and demonstrate a life saved from sin through the everlasting gospel.
fact, we are told in Ephesians 2:10 that, in addition to being made right with
God, the purpose of our salvation is good works as determined by God: “We are
His workmanship, created in Christ Jesus for good works, which God prepared
beforehand that we should walk in them.” In the words of Adam Clarke:
new creation was produced by his power; for we are created in Christ Jesus unto
good works. He has saved us that we may show forth the virtues of Him who called
us from darkness into his marvelous light. For though we are not saved for our
good works, yet we are saved that we may perform good works, to the glory of God
and the benefit of man.
good works are prepared or ordained by God to which Clarke says, “For being
saved from sin we are made partakers of the Spirit of holiness; and it is
natural to that Spirit to lead to the practice of holiness.”
voice says that our works follow us, not to make people think we are nice
people, but for one purpose and only one as Jesus said in Matthew 5:16, “Let
your light so shine before men, that they may see your good works and glorify
your Father in heaven.”
we receive many benefits and blessings in living a holy life, we do not live a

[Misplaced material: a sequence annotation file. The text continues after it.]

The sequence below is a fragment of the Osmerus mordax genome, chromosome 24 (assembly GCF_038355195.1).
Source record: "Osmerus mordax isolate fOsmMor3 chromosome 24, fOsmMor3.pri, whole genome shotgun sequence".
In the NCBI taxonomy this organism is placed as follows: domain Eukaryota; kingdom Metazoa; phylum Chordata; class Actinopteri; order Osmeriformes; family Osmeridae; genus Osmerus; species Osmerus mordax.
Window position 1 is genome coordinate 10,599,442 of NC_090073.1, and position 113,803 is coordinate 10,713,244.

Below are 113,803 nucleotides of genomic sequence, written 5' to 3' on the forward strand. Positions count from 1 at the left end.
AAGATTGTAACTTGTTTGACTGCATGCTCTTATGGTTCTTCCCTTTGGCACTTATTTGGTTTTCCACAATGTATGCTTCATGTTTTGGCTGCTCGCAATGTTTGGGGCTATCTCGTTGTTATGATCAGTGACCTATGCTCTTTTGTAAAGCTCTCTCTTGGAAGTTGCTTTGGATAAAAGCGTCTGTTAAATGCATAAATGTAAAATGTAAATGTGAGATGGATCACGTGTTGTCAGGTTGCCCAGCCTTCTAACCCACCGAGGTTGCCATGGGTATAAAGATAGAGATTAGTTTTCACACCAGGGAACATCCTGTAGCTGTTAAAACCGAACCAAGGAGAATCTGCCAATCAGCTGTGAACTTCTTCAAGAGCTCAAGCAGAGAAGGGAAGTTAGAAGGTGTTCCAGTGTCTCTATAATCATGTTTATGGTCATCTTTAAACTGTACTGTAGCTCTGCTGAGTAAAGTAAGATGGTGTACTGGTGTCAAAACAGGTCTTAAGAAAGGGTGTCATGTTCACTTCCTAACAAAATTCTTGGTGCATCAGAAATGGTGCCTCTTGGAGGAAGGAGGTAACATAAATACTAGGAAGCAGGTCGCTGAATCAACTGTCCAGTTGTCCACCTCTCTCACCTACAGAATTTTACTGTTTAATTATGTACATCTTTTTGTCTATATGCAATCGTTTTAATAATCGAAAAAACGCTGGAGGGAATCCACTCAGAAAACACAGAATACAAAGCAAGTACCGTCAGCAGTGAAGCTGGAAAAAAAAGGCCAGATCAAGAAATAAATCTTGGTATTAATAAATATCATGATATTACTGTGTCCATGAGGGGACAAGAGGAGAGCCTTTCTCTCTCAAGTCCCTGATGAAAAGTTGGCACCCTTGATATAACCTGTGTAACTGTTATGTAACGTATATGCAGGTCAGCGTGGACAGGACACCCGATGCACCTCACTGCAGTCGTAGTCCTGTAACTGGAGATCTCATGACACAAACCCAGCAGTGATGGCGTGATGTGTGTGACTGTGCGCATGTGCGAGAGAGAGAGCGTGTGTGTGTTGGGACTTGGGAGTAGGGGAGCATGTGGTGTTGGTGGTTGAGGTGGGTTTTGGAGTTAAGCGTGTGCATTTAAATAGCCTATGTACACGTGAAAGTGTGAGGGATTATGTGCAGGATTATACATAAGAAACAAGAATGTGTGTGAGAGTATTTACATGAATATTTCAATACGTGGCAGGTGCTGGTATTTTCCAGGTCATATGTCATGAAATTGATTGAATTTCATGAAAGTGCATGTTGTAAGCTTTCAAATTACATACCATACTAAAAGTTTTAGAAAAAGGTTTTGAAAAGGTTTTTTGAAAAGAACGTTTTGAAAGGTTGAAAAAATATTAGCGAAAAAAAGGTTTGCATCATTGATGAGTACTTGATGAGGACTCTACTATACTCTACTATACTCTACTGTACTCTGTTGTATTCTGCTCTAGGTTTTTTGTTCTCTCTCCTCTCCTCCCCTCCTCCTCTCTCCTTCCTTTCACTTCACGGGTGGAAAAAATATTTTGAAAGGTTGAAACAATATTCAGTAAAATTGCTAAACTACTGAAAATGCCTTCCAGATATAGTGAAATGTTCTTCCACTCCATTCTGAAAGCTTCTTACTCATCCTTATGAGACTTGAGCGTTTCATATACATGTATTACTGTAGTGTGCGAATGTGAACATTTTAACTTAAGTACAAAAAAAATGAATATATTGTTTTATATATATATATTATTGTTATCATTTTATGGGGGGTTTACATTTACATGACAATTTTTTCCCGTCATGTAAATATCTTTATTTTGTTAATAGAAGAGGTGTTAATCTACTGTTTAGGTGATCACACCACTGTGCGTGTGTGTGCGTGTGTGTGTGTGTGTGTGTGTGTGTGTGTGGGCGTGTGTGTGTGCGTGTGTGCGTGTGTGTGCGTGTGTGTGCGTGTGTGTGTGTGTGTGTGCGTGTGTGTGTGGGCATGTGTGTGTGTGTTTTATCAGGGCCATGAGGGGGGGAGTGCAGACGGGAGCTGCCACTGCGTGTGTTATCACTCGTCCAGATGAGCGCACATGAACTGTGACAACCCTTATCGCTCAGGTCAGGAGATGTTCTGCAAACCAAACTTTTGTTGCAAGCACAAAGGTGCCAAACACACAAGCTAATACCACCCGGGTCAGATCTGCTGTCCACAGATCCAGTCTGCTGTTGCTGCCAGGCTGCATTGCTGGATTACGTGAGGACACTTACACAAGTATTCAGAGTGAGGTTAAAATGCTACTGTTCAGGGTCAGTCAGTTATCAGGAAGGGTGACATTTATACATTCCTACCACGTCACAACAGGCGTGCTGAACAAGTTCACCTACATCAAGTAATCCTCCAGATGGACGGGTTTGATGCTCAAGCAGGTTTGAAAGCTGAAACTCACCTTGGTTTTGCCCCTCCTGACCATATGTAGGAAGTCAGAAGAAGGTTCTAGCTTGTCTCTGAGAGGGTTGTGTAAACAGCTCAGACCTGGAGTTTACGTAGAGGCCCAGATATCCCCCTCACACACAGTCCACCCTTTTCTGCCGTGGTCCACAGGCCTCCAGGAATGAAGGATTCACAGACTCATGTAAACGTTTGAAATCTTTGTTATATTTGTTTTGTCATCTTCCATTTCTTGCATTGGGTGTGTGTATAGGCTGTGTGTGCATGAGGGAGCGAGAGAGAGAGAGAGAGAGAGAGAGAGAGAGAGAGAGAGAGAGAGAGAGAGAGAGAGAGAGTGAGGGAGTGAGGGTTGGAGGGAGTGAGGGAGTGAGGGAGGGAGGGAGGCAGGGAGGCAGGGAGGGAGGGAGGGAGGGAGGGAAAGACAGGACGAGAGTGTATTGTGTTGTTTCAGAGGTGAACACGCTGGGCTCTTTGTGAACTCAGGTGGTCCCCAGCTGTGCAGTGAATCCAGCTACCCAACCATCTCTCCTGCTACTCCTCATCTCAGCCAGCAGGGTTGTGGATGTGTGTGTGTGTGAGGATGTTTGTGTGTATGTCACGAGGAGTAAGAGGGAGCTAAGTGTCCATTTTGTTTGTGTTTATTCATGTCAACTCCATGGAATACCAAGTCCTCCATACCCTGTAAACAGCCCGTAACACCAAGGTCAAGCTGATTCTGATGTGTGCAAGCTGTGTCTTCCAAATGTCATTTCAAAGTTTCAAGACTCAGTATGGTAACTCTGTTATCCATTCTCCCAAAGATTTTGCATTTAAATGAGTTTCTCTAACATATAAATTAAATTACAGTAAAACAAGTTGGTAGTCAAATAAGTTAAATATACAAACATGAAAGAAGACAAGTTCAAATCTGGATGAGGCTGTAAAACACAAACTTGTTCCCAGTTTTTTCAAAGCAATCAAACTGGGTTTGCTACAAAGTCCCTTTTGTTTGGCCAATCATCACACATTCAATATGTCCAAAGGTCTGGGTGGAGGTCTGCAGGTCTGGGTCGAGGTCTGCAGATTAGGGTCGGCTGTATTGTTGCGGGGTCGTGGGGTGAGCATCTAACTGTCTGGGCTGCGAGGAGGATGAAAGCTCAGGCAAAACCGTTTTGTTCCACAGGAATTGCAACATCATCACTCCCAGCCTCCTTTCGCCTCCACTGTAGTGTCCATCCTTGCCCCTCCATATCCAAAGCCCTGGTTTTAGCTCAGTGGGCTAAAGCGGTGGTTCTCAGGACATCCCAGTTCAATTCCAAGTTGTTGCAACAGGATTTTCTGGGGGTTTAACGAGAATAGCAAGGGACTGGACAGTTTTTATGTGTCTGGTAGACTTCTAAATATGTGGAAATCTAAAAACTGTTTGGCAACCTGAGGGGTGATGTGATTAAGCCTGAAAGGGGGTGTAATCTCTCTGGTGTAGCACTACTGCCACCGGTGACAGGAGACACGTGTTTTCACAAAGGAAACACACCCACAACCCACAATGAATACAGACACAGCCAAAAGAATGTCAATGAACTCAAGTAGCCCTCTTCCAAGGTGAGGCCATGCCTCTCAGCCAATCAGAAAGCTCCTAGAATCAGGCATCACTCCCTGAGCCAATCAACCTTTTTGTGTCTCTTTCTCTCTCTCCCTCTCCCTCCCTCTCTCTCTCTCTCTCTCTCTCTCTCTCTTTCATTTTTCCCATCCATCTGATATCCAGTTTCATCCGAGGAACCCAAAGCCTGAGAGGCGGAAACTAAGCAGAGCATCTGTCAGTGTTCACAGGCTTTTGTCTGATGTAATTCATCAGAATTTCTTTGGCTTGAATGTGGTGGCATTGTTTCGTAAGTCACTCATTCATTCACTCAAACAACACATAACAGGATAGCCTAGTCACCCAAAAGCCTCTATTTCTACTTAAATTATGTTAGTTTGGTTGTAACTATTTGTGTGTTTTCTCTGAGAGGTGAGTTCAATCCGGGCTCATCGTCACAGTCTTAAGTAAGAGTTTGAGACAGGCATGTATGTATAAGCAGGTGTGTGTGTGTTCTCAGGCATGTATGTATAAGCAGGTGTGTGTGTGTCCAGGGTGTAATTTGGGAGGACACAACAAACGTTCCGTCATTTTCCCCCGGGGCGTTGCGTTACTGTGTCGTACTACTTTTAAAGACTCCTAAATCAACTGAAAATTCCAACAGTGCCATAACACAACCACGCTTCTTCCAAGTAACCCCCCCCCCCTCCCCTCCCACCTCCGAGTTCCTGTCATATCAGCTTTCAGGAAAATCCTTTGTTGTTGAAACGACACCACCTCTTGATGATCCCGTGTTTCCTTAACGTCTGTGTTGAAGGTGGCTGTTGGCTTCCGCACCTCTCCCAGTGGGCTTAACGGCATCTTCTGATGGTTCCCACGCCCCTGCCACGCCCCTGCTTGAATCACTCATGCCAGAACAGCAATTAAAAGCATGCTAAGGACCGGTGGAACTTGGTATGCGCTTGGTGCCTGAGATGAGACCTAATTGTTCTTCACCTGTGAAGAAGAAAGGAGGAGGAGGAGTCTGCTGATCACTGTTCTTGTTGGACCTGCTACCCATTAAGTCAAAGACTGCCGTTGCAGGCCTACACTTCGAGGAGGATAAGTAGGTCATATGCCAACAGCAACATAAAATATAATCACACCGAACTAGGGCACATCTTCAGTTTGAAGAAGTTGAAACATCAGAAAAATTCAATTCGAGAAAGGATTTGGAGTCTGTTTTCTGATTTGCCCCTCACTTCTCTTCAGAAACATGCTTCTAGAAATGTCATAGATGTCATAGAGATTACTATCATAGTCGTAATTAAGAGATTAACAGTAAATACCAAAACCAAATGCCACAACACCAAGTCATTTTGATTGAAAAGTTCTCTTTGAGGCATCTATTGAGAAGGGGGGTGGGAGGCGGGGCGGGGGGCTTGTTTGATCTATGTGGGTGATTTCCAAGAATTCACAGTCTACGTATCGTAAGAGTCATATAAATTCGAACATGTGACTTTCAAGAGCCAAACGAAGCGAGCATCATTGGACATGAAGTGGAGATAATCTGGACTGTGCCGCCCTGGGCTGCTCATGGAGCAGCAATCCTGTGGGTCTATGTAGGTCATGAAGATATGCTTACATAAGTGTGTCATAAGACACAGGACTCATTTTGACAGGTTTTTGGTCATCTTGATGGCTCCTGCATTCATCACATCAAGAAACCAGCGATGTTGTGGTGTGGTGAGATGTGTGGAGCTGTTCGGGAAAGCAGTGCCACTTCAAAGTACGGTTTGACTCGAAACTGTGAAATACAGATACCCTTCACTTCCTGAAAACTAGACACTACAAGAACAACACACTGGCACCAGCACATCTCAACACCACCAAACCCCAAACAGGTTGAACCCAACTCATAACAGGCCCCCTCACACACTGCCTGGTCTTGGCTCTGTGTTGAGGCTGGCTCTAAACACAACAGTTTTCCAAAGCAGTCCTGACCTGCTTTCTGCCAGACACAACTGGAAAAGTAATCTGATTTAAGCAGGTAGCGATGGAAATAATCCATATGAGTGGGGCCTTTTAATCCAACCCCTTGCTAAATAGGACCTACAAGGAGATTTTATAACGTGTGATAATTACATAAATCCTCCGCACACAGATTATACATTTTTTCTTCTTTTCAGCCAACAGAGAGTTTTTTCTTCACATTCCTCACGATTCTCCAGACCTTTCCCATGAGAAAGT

holy life just for our own benefit. Jesus demands we live the holy life in the
presence of all mankind and that the good works produced by holiness be seen by
people to convince them to glorify God. God’s glory is not people thinking we
are such nice people; it is people seeing our lives and realizing that if God
can do that for us, then He can do that for them. Adam Clarke says the same
thing in more formal language:
Christians are the children of God—they are partakers of his holy and happy
nature: they should ever be concerned for their Father’s honor, and endeavor
so to recommend him, and his salvation, that others may be prevailed on to come
to the light, and walk in it. Then God is
said to be glorified, when the glorious power of his grace is manifested in the
salvation of men. (Bold added for emphasis.)
works are essential because they are the logical result of the messages of the
three angels about the everlasting gospel, the fallen state of Babylon, and the
wrath that follows the rejection of the everlasting gospel. These good works are
the basis for the two events that follow in the rest of this chapter.